The Economics of Contracts: Theories and Applications

By Eric Brousseau; Jean-Michel Glachant | Go to book overview

10
Transaction costs and incentive theory
Eric Malin and David Martimort

1 Introduction

Over the last twenty-five years, incentive theory has been used as a powerful tool to describe how resources can be allocated in a world of decentralized information. The key achievement of incentive theory is that it provides a full characterization of the set of implementable allocations when resources within an organization must be allocated under informational constraints. The basic tool to obtain such a characterization is the Revelation Principle which has been demonstrated independently by several authors. 1

The Revelation Principle stipulates that any contractual outcome achieved by an organization where information is decentralized among its members can equivalently be implemented with a simple direct mechanism where privately informed agents send messages on their own piece of information to a mediator who, in turn, recommends plans of actions to those agents. Moreover, the agents' messages are truthful in equilibrium, i.e. the mechanism must satisfy a number of incentive compatibility constraints. If the mechanism must be voluntarily accepted by the agents, some participation constraints must also be satisfied. These two sets of constraints completely characterize the set of feasible allocations under asymmetric information.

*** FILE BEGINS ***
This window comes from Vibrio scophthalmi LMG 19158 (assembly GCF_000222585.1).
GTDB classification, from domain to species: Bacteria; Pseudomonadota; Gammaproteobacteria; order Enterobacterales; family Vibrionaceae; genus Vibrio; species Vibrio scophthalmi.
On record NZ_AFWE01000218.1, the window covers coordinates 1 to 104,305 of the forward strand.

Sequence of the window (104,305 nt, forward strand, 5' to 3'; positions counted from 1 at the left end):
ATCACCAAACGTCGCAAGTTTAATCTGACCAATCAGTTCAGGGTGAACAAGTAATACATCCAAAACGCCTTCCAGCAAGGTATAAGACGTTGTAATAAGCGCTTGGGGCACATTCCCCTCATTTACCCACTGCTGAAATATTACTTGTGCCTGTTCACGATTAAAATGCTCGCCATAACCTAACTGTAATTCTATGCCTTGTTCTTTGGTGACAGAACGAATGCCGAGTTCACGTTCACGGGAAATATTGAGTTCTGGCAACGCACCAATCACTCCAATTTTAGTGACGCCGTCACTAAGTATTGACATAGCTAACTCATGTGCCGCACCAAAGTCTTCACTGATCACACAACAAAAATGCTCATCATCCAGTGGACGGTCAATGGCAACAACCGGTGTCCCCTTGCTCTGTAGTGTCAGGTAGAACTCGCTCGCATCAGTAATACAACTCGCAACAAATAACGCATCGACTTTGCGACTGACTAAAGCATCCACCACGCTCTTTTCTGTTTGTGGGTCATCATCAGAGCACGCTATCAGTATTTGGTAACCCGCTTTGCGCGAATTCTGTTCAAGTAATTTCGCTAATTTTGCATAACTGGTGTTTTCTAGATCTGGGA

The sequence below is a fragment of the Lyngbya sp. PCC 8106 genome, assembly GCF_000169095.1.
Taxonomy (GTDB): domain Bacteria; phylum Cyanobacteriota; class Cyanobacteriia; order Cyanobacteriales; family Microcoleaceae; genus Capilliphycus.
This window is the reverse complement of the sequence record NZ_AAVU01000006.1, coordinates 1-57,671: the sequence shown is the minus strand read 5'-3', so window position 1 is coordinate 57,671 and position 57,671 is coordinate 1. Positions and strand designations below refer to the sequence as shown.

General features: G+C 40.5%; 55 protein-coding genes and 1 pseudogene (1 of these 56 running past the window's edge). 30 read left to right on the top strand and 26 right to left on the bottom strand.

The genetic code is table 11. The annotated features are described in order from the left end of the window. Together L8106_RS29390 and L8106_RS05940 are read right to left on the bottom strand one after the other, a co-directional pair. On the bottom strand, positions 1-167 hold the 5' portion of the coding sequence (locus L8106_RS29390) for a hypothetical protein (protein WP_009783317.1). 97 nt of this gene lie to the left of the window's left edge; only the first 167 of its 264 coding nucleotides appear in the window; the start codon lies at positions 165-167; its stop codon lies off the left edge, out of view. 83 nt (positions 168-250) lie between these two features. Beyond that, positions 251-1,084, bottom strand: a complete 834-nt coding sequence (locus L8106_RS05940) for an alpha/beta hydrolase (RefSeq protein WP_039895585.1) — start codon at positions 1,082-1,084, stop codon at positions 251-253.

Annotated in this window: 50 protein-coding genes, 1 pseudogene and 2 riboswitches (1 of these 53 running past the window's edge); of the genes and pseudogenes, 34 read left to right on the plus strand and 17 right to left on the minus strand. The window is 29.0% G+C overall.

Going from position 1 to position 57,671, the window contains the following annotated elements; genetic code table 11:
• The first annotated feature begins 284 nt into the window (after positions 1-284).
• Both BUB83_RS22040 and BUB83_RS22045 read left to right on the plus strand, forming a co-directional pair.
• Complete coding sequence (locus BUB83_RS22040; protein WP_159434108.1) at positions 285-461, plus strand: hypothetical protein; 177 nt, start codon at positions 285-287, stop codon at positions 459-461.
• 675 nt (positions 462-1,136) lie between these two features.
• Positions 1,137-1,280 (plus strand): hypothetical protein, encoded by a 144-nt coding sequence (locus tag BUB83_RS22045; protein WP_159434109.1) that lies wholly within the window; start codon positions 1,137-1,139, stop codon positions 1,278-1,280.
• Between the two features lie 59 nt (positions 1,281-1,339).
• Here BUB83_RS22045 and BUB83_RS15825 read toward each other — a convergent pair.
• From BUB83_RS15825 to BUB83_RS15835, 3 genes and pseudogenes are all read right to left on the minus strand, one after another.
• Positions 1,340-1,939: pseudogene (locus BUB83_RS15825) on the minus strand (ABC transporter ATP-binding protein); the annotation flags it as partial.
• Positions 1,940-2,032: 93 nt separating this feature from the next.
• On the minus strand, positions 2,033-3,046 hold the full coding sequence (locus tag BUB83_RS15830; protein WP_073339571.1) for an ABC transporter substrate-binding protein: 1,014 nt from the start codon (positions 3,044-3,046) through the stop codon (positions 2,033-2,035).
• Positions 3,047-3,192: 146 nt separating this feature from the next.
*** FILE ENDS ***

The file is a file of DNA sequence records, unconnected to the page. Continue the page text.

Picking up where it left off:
Once this first step of the analysis is completed, one can stipulate an objective function for the organization and proceed to further optimization. This optimization leads to an interesting trade-off between the achievement of allocative efficiency as Coasian bargaining would permit under complete information and the cost of insuring incentive compatibility. Under asymmetric information, conceding informational rents to privately informed agents must be done at the minimal cost and this has allocative consequences. The distribution of payoffs in the organization and the overall size of the cake to be shared among its members are determined simultaneously.

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